Check out Marshall Mathers / Eminem” exciting music video for the film South Paw with Jake Gyllenhall. Using high concept action you would see in a marvel film. This music video pushes the limit when it comes to action, stunts and octane in 5 minutes. Marshall did an amazing job doing his own stunts on wire flying over a flat bed truck after crashing on a motorcycle.
DNA films brought in veteran Action Director / Stunt Coordinator Andy Armstrong from Armstrong Action and TJ White from T Minus Productions to design and supervise the action for this music video. Using professional Stunt bike riders, Parkour, fight specialist, Wire Specialist and a stunt driver to safely perform these stunts within the 5 day shoot in LA. Andy Armstrong best know for the last 2 Spiderman films was able to show the production team a design of his action to be able to shoot in all in the time they had. Most films take weeks to achieve what you will see is this video.
Directors have always been a progression for writers, cameramen, writers and producers. It has changed over the years from more stunt coordinators turning to direct second unit. This was a production unit that usually was the action unit but now most studios and production companies see that using another unit to shoot simultaneously with your primary talent helps the project not only be more efficient but enables the production to get more content.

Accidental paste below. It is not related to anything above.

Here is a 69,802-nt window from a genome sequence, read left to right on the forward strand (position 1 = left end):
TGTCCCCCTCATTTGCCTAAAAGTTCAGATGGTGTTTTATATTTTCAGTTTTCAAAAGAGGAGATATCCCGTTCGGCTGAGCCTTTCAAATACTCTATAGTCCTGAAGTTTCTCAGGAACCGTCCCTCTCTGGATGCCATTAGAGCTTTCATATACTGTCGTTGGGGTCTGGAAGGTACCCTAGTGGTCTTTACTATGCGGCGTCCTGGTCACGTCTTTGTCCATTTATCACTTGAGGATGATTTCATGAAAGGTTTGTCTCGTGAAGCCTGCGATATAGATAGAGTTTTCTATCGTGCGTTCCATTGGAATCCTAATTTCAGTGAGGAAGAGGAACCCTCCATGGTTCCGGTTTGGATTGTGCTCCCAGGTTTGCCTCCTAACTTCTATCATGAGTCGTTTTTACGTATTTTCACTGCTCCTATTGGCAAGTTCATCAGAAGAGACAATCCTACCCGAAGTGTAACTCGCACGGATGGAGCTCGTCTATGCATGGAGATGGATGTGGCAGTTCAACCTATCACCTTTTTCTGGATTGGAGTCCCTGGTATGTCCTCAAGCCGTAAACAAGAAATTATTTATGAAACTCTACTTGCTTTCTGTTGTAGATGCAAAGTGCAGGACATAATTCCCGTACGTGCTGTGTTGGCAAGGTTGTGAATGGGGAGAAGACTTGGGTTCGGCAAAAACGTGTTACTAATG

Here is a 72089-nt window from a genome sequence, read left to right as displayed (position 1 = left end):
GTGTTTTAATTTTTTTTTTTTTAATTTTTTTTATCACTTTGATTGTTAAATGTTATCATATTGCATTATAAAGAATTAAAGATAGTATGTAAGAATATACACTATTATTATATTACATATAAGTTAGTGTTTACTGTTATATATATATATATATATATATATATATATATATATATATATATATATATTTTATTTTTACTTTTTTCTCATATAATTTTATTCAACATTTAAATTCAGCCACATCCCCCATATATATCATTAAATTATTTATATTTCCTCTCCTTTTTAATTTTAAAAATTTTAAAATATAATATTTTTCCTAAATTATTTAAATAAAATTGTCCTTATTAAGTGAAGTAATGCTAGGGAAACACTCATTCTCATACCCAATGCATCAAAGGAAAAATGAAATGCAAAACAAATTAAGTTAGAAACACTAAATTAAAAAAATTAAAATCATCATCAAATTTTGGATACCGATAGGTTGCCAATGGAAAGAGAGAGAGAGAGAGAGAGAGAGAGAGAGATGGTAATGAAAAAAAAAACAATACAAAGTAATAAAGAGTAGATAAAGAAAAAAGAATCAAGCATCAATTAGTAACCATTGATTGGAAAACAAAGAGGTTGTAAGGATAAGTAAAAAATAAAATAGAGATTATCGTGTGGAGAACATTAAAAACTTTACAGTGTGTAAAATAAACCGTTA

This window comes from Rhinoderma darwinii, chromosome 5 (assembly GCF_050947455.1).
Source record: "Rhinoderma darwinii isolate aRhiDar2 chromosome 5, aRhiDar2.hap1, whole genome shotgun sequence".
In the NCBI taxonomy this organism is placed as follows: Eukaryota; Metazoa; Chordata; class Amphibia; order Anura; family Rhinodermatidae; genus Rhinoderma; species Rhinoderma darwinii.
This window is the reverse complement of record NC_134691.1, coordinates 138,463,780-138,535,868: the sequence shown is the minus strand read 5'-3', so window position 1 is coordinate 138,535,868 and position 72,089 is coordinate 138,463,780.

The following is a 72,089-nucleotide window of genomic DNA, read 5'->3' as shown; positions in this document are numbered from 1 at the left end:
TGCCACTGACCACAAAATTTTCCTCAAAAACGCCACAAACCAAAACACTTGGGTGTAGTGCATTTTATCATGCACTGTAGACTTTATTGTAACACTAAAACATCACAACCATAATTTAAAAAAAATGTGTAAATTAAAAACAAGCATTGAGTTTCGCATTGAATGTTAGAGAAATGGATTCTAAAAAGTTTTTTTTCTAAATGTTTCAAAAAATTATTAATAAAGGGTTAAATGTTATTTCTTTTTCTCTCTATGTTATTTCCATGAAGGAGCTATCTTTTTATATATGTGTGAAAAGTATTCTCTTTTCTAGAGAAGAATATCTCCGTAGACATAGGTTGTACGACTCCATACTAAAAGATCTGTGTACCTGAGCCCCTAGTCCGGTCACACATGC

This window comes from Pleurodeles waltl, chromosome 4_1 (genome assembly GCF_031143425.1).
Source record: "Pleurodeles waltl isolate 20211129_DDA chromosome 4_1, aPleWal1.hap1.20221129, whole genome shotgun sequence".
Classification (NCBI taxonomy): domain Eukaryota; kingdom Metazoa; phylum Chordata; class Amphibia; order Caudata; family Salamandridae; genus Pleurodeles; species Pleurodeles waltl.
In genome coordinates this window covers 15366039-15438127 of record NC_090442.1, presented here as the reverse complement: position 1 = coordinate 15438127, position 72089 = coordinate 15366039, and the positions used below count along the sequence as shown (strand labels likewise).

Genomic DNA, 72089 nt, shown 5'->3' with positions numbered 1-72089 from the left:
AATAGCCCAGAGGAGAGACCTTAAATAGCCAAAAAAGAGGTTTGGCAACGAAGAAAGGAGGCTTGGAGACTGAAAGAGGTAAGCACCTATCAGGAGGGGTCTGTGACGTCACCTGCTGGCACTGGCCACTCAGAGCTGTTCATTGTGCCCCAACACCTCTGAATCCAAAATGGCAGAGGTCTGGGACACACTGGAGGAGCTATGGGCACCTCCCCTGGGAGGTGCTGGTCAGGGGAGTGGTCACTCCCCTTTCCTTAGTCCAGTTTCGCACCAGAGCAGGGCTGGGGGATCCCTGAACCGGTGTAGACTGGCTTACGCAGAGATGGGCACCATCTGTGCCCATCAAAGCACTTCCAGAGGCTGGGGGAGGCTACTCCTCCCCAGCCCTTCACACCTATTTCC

One of today’s most legendary stuntmen and stunt coordinators Hal Needham best known for directing the Smokey and the Bandit franchise, The Cannon Ball Run franchise, Stroker Ace, and Rad is one of the first to break the barrrier. Since then many more stuntmen have made that jump such as 2nd Unit Director David Ellis best know for 2nd Unit directing Waterworld, Matrix Relaoded and The Perfect Storm. David has also has had success directing two Final Destination films, Snakes on the Plane starring Samuel L Jackson, and Shark Night 3D. He has used his years of experience performing and coordinating stunts to direct action sequences in a story telling way.
TV is also an avenue for Stunt Coordinators to enter into the directing route like Stunt coordinator David Barrett. David has directed hunreds of hours of TV like E-Ring, Cold Case, 90210, and NCIS-LA. Emmett/Furla Films just released David feature film directorial debut Fire with Fire staring Josh Duhamel, Bruce Willis and Curtis “50 Cent” Jackson.
Another Stunt family turned directors has been the waugh family. There father Fred Waugh stunt coordinator for the Amazing Spider-man 1978, Swat 1978, and Hart to Hart. One son Ric Roman Waugh director of Felon starting Val Kilmer and coming to theaters soon Snitch starring Dwayne Johnson. The other son Scott Waugh co-directed with fellow stuntman Mike McCoy Act of Valor through there production company Bandito Brothers. Scott is currently in pre-production on his next film Need for Speed that Electronic Arts and Dreamworks SKG are producing.
Another Stunt Coordinator been know for directing 2nd unit for the Bourne Franchise is Dan Bradley. Dan Brandley has been a stunt coordinator for such films as Indepence Day, 3 Kings, Spider-man 2 and 3, and Jackass: The Movie. Moving into directing first unit was the only logical choice for Dan choicing Red Dawn in theaters now produced by MGM and Contrafilm.